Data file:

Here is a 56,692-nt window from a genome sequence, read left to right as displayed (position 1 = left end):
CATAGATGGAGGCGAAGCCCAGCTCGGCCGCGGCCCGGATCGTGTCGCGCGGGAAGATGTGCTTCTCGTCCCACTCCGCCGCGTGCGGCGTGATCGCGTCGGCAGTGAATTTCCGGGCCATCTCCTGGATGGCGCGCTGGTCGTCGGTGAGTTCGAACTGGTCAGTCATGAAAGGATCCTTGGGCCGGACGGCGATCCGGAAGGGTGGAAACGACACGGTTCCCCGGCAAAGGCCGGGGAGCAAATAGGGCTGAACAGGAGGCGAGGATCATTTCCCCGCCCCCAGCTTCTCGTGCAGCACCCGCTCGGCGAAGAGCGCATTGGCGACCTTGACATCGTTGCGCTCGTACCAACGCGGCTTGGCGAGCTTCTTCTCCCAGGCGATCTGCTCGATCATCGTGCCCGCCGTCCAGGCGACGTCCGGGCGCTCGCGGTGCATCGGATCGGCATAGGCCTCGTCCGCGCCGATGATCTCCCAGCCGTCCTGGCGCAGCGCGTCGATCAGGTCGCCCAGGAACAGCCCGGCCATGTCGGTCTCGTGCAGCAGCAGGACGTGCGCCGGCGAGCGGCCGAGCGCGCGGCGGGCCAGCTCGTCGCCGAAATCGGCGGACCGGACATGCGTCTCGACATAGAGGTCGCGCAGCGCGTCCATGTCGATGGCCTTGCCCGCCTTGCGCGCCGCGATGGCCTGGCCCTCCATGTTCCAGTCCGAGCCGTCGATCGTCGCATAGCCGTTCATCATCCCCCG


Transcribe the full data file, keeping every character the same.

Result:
Here is a 56,692-nt window from a genome sequence, read left to right as displayed (position 1 = left end):
CATAGATGGAGGCGAAGCCCAGCTCGGCCGCGGCCCGGATCGTGTCGCGCGGGAAGATGTGCTTCTCGTCCCACTCCGCCGCGTGCGGCGTGATCGCGTCGGCAGTGAATTTCCGGGCCATCTCCTGGATGGCGCGCTGGTCGTCGGTGAGTTCGAACTGGTCAGTCATGAAAGGATCCTTGGGCCGGACGGCGATCCGGAAGGGTGGAAACGACACGGTTCCCCGGCAAAGGCCGGGGAGCAAATAGGGCTGAACAGGAGGCGAGGATCATTTCCCCGCCCCCAGCTTCTCGTGCAGCACCCGCTCGGCGAAGAGCGCATTGGCGACCTTGACATCGTTGCGCTCGTACCAACGCGGCTTGGCGAGCTTCTTCTCCCAGGCGATCTGCTCGATCATCGTGCCCGCCGTCCAGGCGACGTCCGGGCGCTCGCGGTGCATCGGATCGGCATAGGCCTCGTCCGCGCCGATGATCTCCCAGCCGTCCTGGCGCAGCGCGTCGATCAGGTCGCCCAGGAACAGCCCGGCCATGTCGGTCTCGTGCAGCAGCAGGACGTGCGCCGGCGAGCGGCCGAGCGCGCGGCGGGCCAGCTCGTCGCCGAAATCGGCGGACCGGACATGCGTCTCGACATAGAGGTCGCGCAGCGCGTCCATGTCGATGGCCTTGCCCGCCTTGCGCGCCGCGATGGCCTGGCCCTCCATGTTCCAGTCCGAGCCGTCGATCGTCGCATAGCCGTTCATCATCCCCCG